The British security firm that failed to protect the U.S. consulate in Benghazi, Libya, from a terrorist attack a year ago that killed Ambassador Christopher Stevens was told by the State Department to avoid the media, the latest example of stonewalling over the attack.
In newly uncovered emails received by the public watchdog group Judicial Watch, State was notified that the firm, Blue Mountain Group, was being pressed for answers about the surprise attack. Instead of giving the group the green light to answer the media, State ordered the firm to go into hiding.
“Thank you so much for informing us about the media inquiries. We notified our public affairs personnel that they too may receive some questions. We concur with you that at the moment the best way to deal with the inquiries is to either be silent or provide no comments,” said an email from a State contracting officer.
Some in Congress have spent over a year trying to get full answers about the attack from State. Judicial Watch said it just received the documents, and there will be more likely to follow.
“The Obama administration has worked hard to keep details of the attack — and the negligence that led to it — from the American public, but JW has gone to court and filed a number of public records requests to expose the truth,” said Judicial Watch in releasing the email details.
Judicial Watch further explained what they received:
“The latest batch of documents obtained by JW include a scandalous email from a State Department contracting officer named Jan Visintainer to an unidentified executive at Blue Mountain Group (BMG), the inexperienced foreign company hired to protect the U.S. mission in Benghazi. In the email, dated September 26, 2012, Visintainer writes: ‘Thank you so much for informing us about the media inquiries. We notified our public affairs personnel that they too may receive some questions. We concur with you that at the moment the best way to deal with the inquiries is to either be silent or provide no comments.’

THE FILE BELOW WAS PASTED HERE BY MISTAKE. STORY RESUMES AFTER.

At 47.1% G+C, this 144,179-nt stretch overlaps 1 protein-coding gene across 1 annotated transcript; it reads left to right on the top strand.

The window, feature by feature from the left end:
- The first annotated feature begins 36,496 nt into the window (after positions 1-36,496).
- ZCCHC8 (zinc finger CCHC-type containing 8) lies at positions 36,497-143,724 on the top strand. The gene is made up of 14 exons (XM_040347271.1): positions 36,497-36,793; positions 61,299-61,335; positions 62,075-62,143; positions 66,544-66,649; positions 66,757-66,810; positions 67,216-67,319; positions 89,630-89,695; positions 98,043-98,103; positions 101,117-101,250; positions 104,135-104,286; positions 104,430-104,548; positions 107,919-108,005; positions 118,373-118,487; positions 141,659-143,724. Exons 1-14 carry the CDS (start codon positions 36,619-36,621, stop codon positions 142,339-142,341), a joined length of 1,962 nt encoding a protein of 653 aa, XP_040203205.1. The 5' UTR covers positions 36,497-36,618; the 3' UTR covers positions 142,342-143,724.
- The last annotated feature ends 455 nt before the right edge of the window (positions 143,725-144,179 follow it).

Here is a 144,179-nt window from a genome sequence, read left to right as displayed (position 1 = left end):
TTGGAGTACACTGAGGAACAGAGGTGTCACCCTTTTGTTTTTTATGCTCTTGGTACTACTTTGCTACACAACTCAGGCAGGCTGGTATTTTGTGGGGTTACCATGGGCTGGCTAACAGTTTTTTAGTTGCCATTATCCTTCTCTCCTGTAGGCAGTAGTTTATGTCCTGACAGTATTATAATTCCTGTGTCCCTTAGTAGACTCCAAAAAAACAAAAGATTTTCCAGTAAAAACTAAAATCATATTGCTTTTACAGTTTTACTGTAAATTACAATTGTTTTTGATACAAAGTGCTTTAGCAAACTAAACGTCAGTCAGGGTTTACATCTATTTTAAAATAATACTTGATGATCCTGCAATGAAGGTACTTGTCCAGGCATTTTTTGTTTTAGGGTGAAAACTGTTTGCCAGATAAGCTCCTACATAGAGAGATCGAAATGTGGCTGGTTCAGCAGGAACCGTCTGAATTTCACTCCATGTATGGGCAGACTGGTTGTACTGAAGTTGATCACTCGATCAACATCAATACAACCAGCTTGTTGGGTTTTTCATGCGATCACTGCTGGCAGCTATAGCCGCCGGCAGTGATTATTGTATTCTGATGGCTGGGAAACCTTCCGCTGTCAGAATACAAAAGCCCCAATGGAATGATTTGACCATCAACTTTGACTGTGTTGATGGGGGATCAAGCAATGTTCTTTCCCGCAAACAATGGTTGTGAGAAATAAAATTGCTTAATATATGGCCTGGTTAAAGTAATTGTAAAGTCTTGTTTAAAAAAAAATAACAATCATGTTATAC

“Some of the records were redacted or simply not included. For instance Visintainer received a cryptic email from a redacted source with an attachment that was not provided to JW by the State Department. The exchange, just two days before the attack, received a lot of attention from both the State Department and BMG, which could indicate that perhaps it contained a more specific concern or warning about the U.S. mission’s vulnerability.
“Last month JW released the Benghazi security contract that paid BMG, a virtually unknown and untested British company, $794,264 for nearly 50,000 guard hours. The Benghazi security deal had not been available to the public because it was not listed as part of the large master State Department contract that covers protection for overseas embassies. JW had to take legal action to get it.
Paul Bedard, the Washington Examiner's "Washington Secrets" columnist, can be contacted at firstname.lastname@example.org.
“The deal is for one year and includes very specific requirements for things like foot patrols, package inspection, contingency and mobilization planning. The total guard force was 45,880 with an additional 1,376 guards for ‘emergency services,’ the contract shows. It also includes one vehicle and 12 radio networks. The guards were responsible for protecting the U.S. government personnel, facilities and equipment from damage or loss, the contract states. ‘The local guard force shall prevent unauthorized access; protect life; maintain order; deter criminal attacks against employees; dependents and property terrorist acts against all U.S. assets and prevent damage to government property.’ Clearly the firm failed miserably to fulfill its contractual obligation.”